torial spreads and September issues
been transplanted by the debatably less
attractive personalities of Hollywood?
How could the exalted New York Fash-
ion Week, a notoriously difficult event to
get into even with celebrity status, possi-
bly let, gasp, bloggers into its inner fold?
The chasm continues to grow between
fashion as curio and fashion as accessibil-
ity. Franca Sozzani, editor in chief of Ital-
ian Vogue, recently fired into the presses
that fashion bloggers don't have a real
foothold in the business - "they don't
offer an opinion but only talk about them-
selves, take their own pictures wearing
absurd outfits," she wrote (ironically) on
her own publication's blog. Antagonists
quickly responded that um, Franca, the
industry is changing whether you like
it or not, so get off your high horse, you
jealous hag. And so the battle wages,
blueblood against layman, Prada-wear-
ing-devil against Romy and Michele.
Some say fashion isn't art, at least not
when the clothes are hanging off our
pasty, love-handled frames. Couture
gowns by John "I love Hitler" Galliano
are works of art, sure - and, in a way, so
are the wacky compost constructions the

contestants on "Project Runway" dream back hole gradually slithering up to Mila
up -butwhenwewake upinthe morning Kunis's wing-shaped tattoos. These
and put together that commercialized, were the pieces that provided the per-
dime-a-dozen North Face-leggings-Uggs sonality, that papered the gaps between
uniform, are we really making art? person and character. The Rodarte cos-
Phrased differently, how much does a tumes, radiantly designed as they were,
piece of clothing depend on context? If were just the icing atop the cake - not
isolated, a gown can be pared down to the actual cake.
its basic essence - we can pull out our In the language of real life, we (the
magnifying glasses and monocles and humans) are the cake. When we seea girl
laud every pleat and butterflied stitch on the street looking fantastic, we uncon-
on its shiny surface. By unceremoni- sciously want to be the character she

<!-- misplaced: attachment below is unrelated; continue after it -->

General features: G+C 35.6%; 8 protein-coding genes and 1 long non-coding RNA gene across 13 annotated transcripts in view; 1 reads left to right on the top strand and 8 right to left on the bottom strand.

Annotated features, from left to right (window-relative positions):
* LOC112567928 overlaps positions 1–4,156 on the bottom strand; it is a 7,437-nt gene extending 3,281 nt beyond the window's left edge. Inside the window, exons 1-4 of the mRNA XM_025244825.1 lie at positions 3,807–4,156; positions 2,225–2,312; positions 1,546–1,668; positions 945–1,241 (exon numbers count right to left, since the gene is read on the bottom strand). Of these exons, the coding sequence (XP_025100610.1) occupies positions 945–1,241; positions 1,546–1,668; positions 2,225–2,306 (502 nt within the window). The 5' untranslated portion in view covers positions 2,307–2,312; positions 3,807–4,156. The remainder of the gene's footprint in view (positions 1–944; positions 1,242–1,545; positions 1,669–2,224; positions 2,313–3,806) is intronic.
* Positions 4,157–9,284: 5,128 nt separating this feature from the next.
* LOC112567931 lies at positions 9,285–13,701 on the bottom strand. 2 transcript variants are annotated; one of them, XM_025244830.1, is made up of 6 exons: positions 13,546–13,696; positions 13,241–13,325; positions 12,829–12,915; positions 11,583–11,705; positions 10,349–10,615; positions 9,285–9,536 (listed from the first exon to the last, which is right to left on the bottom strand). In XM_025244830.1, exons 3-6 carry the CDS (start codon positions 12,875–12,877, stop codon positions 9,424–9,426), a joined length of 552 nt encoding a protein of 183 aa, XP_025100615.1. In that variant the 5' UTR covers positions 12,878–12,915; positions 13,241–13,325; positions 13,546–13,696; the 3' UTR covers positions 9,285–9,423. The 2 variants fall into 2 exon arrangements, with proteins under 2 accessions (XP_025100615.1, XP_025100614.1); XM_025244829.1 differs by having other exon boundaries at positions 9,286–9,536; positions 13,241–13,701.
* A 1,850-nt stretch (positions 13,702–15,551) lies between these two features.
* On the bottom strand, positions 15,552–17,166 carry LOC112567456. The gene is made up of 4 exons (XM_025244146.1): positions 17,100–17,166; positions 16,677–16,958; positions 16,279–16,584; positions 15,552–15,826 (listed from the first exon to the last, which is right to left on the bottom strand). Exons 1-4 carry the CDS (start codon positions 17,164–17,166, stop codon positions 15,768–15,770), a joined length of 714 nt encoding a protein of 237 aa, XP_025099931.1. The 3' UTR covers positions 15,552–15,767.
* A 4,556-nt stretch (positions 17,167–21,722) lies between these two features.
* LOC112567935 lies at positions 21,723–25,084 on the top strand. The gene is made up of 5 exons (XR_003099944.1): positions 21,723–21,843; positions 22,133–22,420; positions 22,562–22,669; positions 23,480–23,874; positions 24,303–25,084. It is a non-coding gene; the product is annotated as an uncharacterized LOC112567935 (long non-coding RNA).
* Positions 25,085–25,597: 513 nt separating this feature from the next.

ously stuffing our flesh into a dress's evokes - not just own the clothes she's
wafery silhouette, do we subtract from wearing. Fromthe wayshecarriesherself
the object's fundamental nature? Ulti- tothe beauty mark on her chin, we look at
mately, is fashion more about the article the entire package when appraising how
externa than the human inside it? a piece of clothing fits. This is the power
Maybe not. A few months ago, "Black of context, and fashion is wrapped more
Swan" underwent controversy because dizzily in context that it would care to
the designers behind fashion label Rod- admit. It was Audrey Hepburn that made
arte bitched that they weren't put under the Givenchy little black dress famous,
awards consideration for Oscar season - after all - not the other way around.
despite the fact that they had only collab- Context, too, is what imbues the activi-
orated ona total of seven costumes with ty ofshopping with its magical aura. Once
the film's official costume designer, Amy we make a connection with that dress in
Westtott. Their argument was that they the mall, once we hold that plastic bag
had contributed ideas to the "impor- with the crinkly receipt stuffed inside of
tant" costumes - the feathered tutu of it, there's something irrevocably altered
the black swan and Natalie Portman's from this simple exchange. During these
plunging white gown at the ballet gala, brief moments, the object has become a
for instance. I am 100-percent against part of us, and we have become a part of
Rodarte on this one. I'm not saying the it. Accessibility isn't high fashion's way
gorgeous, glittering Swarovski crys- of pandering to the masses. It's the only
tals stamped on the black swan's stage way we can view an article of clothing:
costume weren't stunning in their own by seeing it as an extension of ourselves.
right, but I more vividly remember the That's where fashion makes the pilgrim-
film's work clothing - Portman's cushy age from museum piece into style.
pastel sweater and
Uggs, her slouchy
grey sweatshirt,' j delightful9 opera based on the
the black Yumiko
ta i beloved novel by Louisa May Alcott
leotard with the

COURTESY OF TURNERCLASSICS
Audrey Hepburn gave the "little black dress" its celebrity status in society.
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students to serve on their student advisory board
for the 2011-2012 academicyear, and advise her on